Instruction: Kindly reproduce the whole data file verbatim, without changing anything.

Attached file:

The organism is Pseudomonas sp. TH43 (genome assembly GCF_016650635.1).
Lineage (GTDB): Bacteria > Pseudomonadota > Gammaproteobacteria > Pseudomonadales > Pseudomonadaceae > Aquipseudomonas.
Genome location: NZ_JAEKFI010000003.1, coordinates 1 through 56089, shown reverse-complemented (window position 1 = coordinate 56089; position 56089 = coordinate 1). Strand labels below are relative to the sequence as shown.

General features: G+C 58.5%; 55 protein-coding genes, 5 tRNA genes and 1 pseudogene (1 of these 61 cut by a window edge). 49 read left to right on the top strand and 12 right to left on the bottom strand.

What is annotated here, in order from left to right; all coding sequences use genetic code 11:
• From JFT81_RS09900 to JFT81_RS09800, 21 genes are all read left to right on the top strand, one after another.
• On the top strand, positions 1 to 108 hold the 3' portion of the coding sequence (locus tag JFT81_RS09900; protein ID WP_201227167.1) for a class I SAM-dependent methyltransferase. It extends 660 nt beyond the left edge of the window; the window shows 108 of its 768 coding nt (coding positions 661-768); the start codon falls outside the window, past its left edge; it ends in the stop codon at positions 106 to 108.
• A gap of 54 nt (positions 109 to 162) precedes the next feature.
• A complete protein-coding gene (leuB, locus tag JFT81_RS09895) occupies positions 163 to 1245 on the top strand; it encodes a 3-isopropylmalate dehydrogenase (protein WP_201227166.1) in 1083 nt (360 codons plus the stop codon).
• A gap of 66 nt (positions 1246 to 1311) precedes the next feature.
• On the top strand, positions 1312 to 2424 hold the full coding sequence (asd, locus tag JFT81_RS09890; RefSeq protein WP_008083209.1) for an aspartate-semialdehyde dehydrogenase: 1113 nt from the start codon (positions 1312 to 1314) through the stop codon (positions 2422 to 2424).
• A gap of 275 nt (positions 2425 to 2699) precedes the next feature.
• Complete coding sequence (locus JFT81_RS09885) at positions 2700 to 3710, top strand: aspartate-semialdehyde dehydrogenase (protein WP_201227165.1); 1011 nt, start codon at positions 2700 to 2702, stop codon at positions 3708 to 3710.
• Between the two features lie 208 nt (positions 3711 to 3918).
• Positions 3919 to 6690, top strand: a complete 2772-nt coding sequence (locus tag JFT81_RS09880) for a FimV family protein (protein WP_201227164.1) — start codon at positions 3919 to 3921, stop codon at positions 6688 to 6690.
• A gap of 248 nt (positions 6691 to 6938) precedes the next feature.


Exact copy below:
The organism is Pseudomonas sp. TH43 (genome assembly GCF_016650635.1).
Lineage (GTDB): Bacteria > Pseudomonadota > Gammaproteobacteria > Pseudomonadales > Pseudomonadaceae > Aquipseudomonas.
Genome location: NZ_JAEKFI010000003.1, coordinates 1 through 56089, shown reverse-complemented (window position 1 = coordinate 56089; position 56089 = coordinate 1). Strand labels below are relative to the sequence as shown.

General features: G+C 58.5%; 55 protein-coding genes, 5 tRNA genes and 1 pseudogene (1 of these 61 cut by a window edge). 49 read left to right on the top strand and 12 right to left on the bottom strand.

What is annotated here, in order from left to right; all coding sequences use genetic code 11:
• From JFT81_RS09900 to JFT81_RS09800, 21 genes are all read left to right on the top strand, one after another.
• On the top strand, positions 1 to 108 hold the 3' portion of the coding sequence (locus tag JFT81_RS09900; protein ID WP_201227167.1) for a class I SAM-dependent methyltransferase. It extends 660 nt beyond the left edge of the window; the window shows 108 of its 768 coding nt (coding positions 661-768); the start codon falls outside the window, past its left edge; it ends in the stop codon at positions 106 to 108.
• A gap of 54 nt (positions 109 to 162) precedes the next feature.
• A complete protein-coding gene (leuB, locus tag JFT81_RS09895) occupies positions 163 to 1245 on the top strand; it encodes a 3-isopropylmalate dehydrogenase (protein WP_201227166.1) in 1083 nt (360 codons plus the stop codon).
• A gap of 66 nt (positions 1246 to 1311) precedes the next feature.
• On the top strand, positions 1312 to 2424 hold the full coding sequence (asd, locus tag JFT81_RS09890; RefSeq protein WP_008083209.1) for an aspartate-semialdehyde dehydrogenase: 1113 nt from the start codon (positions 1312 to 1314) through the stop codon (positions 2422 to 2424).
• A gap of 275 nt (positions 2425 to 2699) precedes the next feature.
• Complete coding sequence (locus JFT81_RS09885) at positions 2700 to 3710, top strand: aspartate-semialdehyde dehydrogenase (protein WP_201227165.1); 1011 nt, start codon at positions 2700 to 2702, stop codon at positions 3708 to 3710.
• Between the two features lie 208 nt (positions 3711 to 3918).
• Positions 3919 to 6690, top strand: a complete 2772-nt coding sequence (locus tag JFT81_RS09880) for a FimV family protein (protein WP_201227164.1) — start codon at positions 3919 to 3921, stop codon at positions 6688 to 6690.
• A gap of 248 nt (positions 6691 to 6938) precedes the next feature.